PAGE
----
As a brewery famous for its experimental ales, the company’s history is just as wild. Founded in 2008 by Patrick Rue, The Bruery began when Rue, a recent law school graduate and homebrewer, figured out that he loved the hobby so much, he’d start a brewery instead of studying for the Bar. Later, in 2015, Rue launched Bruery Terreux — loosely translated as “Earthy Brewery” — as a dedicated space to provide the freedom (and bacteria) to get weird with wild and sour ales. Indeed, in just a handful of years, the brewery created one of the largest barrel-aging programs in the business. Today, Peaks and Pints offers a flight of The Bruery and Breury Terreux that we call Craft Beer Crosscut 5.24.19: Flight by Patrick Rue.
Craft Beer Crosscut 5.24.19: Flight by Patrick Rue
Patrick Rue begins with a classic wit beer, brewed with coriander, orange peel, and traditional Belgian wit yeast. Next the beer moves on to Bruery Terreux where the real magic happens. Wit The Funk ages in American and French oak foeders, with Terreux house culture, Brettanomyces, and other yeasts, until final maturation. The result is a winning combination that’s fresh with subtle complexity – balancing the classic, spiced and fruity characteristics of a Belgian-style wit with the soft — and wild — touch from its time in the oak.
At first glance, Tart of Darkness appeared darker than cola, and upon further inspection, just a hint of brown. The color is reminiscent to the dark burnt molasses. On the nose is pure sour funk, Lactobacillus for sure, as if a Greek yogurt culture was tossed right into the barrel. The result is a dark and roasted scent. As for the taste, there are notes of raisin, tart plums, roasted vanilla and oak.
Bruery Terreux’s Oude Tart is a Flemish-style red ale aged in red wine barrels. While this is one of the more classic beer styles that Bruery Terreux makes, it’s not a style that you can find too often in the United States. Originating in style from the Flanders region of Belgium, near the French boarder, this dark, sour ale has roots deep in brewing history and predates most of the ales that have become popular in contemporary culture. It’s pleasantly sour with hints of leather, dark fruit and toasty oak.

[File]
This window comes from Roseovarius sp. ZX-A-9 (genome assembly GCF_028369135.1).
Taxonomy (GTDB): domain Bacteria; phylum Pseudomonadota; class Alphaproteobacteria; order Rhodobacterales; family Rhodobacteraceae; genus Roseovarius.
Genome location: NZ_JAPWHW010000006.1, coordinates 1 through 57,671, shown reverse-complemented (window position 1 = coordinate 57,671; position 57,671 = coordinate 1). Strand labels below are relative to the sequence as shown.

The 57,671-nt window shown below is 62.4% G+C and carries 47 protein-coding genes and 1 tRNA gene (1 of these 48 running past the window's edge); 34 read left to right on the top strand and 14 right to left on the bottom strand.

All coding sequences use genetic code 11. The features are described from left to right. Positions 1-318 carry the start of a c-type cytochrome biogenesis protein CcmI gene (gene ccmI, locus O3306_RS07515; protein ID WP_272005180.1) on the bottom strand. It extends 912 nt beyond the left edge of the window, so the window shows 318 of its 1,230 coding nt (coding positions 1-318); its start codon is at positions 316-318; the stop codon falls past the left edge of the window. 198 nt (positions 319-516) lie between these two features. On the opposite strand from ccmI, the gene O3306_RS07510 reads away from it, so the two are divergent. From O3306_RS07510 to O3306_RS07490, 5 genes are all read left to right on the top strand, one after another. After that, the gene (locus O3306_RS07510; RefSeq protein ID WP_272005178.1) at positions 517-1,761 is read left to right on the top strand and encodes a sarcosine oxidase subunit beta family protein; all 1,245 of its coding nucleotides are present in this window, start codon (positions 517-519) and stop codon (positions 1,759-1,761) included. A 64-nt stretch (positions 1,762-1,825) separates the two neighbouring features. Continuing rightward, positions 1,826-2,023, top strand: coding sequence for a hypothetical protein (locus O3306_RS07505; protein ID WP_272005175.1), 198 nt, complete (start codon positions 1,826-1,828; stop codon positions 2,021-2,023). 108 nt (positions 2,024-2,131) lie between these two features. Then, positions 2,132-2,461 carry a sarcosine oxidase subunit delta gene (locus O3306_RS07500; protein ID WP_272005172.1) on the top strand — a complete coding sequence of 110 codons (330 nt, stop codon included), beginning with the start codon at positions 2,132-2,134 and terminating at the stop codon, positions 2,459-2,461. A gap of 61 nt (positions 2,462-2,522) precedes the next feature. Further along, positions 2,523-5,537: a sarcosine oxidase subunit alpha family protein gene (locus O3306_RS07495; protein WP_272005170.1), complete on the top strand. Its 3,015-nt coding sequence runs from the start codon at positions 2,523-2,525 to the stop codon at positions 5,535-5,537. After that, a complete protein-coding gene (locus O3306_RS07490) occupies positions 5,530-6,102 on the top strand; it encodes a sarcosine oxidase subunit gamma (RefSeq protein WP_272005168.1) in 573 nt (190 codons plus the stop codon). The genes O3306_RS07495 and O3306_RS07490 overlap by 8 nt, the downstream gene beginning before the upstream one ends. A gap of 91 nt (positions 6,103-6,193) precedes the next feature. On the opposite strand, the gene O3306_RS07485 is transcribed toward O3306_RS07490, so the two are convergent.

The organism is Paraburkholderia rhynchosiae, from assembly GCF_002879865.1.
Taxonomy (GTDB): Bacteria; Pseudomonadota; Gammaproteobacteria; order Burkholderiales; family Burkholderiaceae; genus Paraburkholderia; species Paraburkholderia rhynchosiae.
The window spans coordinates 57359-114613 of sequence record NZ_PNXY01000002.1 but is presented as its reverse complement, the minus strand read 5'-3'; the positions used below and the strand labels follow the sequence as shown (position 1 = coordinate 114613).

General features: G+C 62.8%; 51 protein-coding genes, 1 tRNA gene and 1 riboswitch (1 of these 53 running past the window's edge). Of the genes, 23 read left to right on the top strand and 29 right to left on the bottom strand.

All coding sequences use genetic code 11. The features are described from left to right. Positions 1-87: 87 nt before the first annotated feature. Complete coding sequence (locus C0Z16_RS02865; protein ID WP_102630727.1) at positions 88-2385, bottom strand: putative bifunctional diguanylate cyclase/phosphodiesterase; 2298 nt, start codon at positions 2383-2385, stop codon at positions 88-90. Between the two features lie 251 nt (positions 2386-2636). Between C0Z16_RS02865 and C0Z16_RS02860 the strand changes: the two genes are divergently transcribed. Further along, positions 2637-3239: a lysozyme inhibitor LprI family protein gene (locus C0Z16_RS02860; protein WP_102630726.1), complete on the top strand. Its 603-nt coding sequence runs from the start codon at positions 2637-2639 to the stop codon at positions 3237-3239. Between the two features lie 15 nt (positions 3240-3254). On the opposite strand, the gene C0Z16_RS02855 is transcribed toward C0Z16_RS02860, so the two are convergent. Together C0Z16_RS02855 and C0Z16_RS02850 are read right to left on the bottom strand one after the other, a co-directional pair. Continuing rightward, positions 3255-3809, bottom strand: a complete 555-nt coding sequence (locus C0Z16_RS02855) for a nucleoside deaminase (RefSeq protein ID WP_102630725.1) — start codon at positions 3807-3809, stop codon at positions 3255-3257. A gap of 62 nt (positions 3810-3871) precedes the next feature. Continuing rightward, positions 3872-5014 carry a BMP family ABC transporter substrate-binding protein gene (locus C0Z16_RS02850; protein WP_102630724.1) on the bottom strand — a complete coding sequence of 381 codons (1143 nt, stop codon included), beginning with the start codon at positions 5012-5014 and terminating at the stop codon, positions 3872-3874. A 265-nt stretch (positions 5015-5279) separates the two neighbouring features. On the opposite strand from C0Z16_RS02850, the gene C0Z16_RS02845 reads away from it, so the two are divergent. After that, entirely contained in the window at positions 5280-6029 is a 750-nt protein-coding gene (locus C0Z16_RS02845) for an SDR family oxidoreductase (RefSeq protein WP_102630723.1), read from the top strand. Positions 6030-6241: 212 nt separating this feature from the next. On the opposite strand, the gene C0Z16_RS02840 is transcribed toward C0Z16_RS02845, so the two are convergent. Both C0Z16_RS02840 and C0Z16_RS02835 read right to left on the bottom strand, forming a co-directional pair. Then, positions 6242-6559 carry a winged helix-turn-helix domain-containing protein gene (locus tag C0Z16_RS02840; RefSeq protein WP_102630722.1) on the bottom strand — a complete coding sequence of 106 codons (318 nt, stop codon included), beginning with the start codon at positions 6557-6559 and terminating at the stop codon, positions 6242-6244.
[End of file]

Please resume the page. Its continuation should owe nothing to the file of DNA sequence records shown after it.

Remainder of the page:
True to their experimental and whimsical style, this is The Bruery’s unique take on horchata, a traditional sweet, milky, sweet-spiced drink popular in Spain and Latin America. In order to recreate the drink’s signature characteristics, the blond ale base is brewed with rice, cinnamon, fresh vanilla beans and lactose, which adds a creamier character to the mouthfeel. Taste is quite sweet, clearly additive heavy, smooth chocolate milk flavors with some semi-sour lime properties. The vibrant carbonation helps to enliven the sweet spice flavors and smooth texture, while a light fruity-hop bitterness and peppery warmth grace the enduring close.
14.7% ABV, 22 IBU
Black Tuesday, Oct. 29, was the fourth and last day of the stock market crash of 1929. Investors traded a record 16.4 million shares. They lost $14 billion on the New York Stock Exchange, worth $205 billion in 2019 dollars. During the four days of the crash, the Dow Jones Industrial Average dropped 25 percent and investors lost $30 billion. Today isn’t Black Tuesday, obviously, but rather it’s Craft Beer Crosscut 5.24.19: Flight by Patrick Rue and So Happens It’s Tuesday bourbon barrel-aged imperial stout brings up the rear. The Bruery’s So Happens It’s Tuesday, the little brother to the Placentia, California brewery’s momentous Black Tuesday Imperial Stout, named in honor of the great stock market crash of 1929. “So Happens It’s Tuesday is similarly dark and delicious, but in a more affable format, reminding us that there is always a bit of good to be found within the bad,” according to The Breury hype. Pouring silky black with a small tan head, this dark and delicious bourbon barrel-aged imperial stout is packed with dark roast malts that give a classical mocha coffee character with well-defined hints of plum and liquorice all enriched by sweet burnt sugar, a touch of vanilla, smoke, oak and, of course, bourbon. The tasting concludes with a beautifully judged bitterness.